Diet Portion Calculator For Rabbits
Use this tool to determine the proper amount and portion of food to give to your rabbits based on their age and weight.
RABBIT’S DIET TIMELINE
Young Rabbits (7 weeks to 7 months)
Starting at 7 weeks, rabbits can start eating solid foods like pellets and hay.
But, you should wait until 12 weeks old before giving vegetables.
You can let your rabbits decide how much pellets and hay they want to eat during this time period to maximize growth.
Finally, when feeding veggies to your rabbits at 12 weeks, start SLOWLY and ONE vegetable at a time to ensure that your rabbits won’t develop digestive problems.
Rabbits this young are more susceptible to digestive problems.
Teenage Rabbits (7 Months To 1 Year)
Starting at 7 months, you can start changing your rabbit’s diet SLOWLY.
Introduce grass hay while slowly decreasing alfalfa hay.
Increase the amount of vegetables from 15 grams per day up to 128 grams per day, gradually.
Pellets should be decreased from unlimited amounts to ½ cup per 6 lbs (2.7 kg) of body weight.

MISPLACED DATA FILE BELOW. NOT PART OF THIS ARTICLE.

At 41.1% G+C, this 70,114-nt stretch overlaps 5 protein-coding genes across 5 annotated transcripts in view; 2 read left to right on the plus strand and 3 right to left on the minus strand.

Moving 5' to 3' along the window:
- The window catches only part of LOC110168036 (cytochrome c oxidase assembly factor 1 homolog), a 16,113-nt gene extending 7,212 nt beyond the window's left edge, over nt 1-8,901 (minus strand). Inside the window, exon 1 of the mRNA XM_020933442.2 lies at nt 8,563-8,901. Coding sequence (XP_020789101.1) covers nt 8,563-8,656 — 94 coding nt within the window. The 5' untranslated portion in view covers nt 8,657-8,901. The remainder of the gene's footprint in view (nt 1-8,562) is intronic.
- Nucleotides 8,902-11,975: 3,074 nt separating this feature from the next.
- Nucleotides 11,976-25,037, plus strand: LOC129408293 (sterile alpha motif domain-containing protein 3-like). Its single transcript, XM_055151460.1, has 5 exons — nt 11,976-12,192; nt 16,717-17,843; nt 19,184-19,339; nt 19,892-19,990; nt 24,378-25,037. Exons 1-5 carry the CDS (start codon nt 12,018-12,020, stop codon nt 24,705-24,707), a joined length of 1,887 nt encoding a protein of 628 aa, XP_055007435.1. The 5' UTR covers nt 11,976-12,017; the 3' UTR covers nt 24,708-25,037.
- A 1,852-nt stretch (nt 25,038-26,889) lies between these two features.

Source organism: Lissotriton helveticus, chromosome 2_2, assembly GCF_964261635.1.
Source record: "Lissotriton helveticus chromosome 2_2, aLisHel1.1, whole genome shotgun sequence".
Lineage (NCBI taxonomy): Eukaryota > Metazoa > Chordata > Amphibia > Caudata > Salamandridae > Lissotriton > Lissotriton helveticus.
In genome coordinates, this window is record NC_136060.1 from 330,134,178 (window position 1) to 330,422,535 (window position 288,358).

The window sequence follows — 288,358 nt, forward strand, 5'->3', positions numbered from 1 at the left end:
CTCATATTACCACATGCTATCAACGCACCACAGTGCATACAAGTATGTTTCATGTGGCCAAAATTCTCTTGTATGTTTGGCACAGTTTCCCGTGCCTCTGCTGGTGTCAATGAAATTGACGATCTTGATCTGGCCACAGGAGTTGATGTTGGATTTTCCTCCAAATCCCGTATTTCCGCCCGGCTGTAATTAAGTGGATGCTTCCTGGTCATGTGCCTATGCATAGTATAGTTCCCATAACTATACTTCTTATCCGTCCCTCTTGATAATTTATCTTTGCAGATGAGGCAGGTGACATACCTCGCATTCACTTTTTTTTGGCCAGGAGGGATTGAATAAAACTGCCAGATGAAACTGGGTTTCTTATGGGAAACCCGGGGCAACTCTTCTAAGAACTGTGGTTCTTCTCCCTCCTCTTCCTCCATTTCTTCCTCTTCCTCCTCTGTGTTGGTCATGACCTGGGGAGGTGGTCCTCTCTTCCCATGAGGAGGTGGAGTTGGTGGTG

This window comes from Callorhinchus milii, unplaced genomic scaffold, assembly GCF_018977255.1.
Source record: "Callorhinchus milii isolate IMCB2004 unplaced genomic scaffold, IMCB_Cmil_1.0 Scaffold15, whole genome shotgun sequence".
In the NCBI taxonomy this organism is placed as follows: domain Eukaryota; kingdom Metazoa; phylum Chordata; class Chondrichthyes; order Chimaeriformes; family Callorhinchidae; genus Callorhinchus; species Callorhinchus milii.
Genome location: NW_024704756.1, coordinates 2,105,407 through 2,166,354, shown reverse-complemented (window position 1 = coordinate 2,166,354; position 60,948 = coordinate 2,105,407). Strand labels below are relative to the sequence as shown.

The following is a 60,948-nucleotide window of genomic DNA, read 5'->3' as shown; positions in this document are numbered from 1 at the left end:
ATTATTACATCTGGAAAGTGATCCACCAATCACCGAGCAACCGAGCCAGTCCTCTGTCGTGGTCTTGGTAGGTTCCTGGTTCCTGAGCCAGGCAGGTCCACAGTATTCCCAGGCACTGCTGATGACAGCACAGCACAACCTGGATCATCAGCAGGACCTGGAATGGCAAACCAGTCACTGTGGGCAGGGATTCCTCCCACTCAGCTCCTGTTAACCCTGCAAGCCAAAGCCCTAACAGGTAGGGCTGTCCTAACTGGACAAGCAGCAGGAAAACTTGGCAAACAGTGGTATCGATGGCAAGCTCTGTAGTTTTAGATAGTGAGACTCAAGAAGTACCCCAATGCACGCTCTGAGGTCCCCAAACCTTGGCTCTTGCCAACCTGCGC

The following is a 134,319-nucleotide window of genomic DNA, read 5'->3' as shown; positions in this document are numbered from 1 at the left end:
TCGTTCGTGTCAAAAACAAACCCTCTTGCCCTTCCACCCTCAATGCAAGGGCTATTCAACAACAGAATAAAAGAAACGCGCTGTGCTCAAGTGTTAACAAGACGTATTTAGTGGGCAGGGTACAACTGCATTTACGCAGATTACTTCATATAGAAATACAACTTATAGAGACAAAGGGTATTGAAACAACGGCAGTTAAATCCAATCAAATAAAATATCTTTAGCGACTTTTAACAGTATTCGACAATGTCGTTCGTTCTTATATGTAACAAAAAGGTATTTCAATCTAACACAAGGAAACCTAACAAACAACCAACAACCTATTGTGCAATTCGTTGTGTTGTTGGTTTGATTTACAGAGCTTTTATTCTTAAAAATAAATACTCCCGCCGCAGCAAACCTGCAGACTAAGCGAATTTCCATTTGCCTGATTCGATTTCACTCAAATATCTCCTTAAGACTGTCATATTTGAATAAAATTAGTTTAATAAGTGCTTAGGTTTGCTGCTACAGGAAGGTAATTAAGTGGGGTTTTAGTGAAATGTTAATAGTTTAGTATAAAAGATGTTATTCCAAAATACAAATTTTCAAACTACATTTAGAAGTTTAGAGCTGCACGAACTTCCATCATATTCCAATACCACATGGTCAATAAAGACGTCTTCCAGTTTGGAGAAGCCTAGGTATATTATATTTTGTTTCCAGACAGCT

Treats should be given 1-2 times per week in small amounts.
Adult Rabbits (1–5 Years)
You can choose between grass, oats, or straw hay to feed your rabbits.
Let them decide how much hay they want to eat during this time.
Just make sure that it’s not alfalfa because it’s too high in calcium.
Pellets should be controlled to ½ cup per 6 lbs (2.7 kg) of BW.
While vegetables should be fed 1-2 cups per 6 lbs (2.7kg) of BW.
Treats should be kept to a minimum of 1-2 times per week in small amounts.
Senior Rabbits (> 6 years)
Alfalfa hay can be fed to old rabbits if they are frail and weak.
The extra calcium in alfalfa can help.
But, a safer move is to bring your rabbit to a veterinarian and let them decide your rabbit’s diet.
Old rabbits need to be monitored closely.
All of the things I’ve written above assume that your rabbit is healthy and normal. The portions of their diet would change depending on the situation. For example, pregnant rabbits would need to eat more. Always consult your veterinarian.